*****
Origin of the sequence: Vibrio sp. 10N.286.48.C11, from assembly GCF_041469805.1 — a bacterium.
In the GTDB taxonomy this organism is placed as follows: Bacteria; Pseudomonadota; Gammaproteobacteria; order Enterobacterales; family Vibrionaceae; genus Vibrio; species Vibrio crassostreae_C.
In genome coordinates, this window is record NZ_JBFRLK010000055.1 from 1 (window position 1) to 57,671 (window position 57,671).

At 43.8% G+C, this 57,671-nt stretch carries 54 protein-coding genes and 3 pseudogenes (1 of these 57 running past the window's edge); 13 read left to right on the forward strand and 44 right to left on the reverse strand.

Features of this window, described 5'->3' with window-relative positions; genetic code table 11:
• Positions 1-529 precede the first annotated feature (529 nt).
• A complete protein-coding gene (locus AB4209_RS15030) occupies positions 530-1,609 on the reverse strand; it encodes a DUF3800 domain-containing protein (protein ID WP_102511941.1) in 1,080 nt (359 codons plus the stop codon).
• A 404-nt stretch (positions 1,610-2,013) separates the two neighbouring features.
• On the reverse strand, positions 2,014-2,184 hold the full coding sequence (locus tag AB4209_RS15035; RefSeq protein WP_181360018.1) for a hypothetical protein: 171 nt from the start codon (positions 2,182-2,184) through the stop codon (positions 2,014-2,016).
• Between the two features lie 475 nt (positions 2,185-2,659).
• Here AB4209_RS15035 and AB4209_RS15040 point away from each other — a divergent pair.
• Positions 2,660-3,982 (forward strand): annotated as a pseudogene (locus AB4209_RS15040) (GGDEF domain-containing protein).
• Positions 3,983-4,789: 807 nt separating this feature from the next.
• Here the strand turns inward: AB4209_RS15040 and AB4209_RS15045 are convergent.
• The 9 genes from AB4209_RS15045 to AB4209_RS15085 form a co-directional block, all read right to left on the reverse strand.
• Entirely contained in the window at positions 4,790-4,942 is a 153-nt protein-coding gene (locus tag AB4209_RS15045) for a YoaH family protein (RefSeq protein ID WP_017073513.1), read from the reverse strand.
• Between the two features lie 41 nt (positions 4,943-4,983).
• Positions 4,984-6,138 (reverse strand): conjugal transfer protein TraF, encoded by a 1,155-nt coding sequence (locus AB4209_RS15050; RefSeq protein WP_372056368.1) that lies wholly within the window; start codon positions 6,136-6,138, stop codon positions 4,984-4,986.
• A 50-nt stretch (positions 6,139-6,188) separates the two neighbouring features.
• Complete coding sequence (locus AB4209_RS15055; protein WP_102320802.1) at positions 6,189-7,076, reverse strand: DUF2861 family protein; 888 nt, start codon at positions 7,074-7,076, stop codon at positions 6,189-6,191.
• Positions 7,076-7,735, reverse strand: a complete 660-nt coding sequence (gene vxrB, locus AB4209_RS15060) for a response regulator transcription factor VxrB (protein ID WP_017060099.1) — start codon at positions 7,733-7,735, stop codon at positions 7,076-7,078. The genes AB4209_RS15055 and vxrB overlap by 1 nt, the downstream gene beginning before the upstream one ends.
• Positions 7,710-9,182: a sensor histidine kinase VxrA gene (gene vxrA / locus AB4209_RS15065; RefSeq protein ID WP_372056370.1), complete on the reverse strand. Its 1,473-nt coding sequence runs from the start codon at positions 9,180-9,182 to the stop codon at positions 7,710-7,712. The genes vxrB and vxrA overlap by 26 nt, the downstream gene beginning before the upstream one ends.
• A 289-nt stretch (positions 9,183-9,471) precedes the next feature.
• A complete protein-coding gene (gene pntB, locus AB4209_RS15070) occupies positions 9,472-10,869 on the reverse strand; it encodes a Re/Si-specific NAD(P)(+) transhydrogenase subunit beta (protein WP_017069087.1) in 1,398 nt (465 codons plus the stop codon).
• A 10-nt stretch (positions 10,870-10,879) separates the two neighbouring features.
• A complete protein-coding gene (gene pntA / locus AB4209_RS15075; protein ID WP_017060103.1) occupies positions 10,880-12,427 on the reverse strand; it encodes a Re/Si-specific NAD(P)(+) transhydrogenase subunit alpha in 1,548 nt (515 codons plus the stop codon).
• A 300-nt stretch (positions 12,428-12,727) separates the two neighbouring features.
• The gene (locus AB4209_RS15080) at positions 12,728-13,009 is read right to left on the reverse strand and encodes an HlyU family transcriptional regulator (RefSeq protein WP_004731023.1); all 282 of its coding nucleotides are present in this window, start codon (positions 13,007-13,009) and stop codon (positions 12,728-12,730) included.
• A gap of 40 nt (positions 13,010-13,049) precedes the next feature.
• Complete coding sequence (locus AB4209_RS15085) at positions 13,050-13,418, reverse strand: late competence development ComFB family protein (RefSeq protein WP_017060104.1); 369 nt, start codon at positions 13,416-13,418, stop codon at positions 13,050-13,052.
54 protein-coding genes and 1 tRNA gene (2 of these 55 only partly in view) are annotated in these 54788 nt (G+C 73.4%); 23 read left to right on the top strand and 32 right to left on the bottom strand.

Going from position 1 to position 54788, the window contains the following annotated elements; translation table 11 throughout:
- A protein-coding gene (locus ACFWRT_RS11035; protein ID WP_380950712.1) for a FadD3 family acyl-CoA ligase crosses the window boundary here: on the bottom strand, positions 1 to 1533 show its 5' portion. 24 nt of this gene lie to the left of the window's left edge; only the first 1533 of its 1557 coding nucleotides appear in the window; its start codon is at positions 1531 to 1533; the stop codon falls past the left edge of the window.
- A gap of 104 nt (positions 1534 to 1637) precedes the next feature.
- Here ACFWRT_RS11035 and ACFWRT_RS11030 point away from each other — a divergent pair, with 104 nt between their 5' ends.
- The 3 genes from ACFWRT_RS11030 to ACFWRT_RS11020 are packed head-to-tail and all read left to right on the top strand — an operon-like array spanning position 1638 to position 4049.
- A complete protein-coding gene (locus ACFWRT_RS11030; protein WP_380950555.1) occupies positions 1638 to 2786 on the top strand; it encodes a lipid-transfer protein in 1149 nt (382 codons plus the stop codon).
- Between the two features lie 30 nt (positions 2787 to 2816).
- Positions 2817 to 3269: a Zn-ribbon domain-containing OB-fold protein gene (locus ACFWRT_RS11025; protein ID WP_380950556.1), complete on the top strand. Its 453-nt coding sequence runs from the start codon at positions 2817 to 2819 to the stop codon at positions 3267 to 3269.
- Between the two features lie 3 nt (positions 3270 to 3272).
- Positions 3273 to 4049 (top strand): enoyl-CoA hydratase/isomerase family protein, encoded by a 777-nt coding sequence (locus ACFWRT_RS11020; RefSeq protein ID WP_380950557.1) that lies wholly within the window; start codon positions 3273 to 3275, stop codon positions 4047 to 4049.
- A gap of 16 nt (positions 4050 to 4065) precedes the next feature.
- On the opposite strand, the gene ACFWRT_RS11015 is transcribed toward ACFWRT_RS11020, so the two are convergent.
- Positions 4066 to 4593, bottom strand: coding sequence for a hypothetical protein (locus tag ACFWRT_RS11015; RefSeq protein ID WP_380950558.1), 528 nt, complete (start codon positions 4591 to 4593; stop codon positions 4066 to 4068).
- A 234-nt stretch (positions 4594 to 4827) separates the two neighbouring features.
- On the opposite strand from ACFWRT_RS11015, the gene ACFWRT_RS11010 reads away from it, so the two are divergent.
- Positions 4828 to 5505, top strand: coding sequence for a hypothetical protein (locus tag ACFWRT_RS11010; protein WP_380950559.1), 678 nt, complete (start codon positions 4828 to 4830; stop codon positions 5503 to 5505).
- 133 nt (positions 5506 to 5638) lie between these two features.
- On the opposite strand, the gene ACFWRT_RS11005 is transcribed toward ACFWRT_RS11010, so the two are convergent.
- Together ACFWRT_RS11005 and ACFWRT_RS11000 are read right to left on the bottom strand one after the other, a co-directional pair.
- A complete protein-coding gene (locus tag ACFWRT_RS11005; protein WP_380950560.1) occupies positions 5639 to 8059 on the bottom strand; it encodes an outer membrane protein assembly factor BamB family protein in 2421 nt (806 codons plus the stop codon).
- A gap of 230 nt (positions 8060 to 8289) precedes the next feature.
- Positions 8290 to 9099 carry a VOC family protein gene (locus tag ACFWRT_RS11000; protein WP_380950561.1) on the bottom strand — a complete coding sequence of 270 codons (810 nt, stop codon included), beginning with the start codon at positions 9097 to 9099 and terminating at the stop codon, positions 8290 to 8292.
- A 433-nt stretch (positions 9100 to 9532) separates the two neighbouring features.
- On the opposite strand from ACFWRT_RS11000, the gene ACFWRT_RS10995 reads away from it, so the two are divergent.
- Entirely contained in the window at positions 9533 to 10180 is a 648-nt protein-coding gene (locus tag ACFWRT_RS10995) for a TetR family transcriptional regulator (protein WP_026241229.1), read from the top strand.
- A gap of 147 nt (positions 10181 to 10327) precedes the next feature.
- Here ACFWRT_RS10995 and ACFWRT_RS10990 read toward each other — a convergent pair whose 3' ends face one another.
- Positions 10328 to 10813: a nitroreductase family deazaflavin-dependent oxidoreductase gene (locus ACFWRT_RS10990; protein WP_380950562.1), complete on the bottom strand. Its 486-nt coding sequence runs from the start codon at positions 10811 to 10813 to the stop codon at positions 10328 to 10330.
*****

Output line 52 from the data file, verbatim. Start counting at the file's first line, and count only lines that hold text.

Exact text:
- A gap of 230 nt (positions 8060 to 8289) precedes the next feature.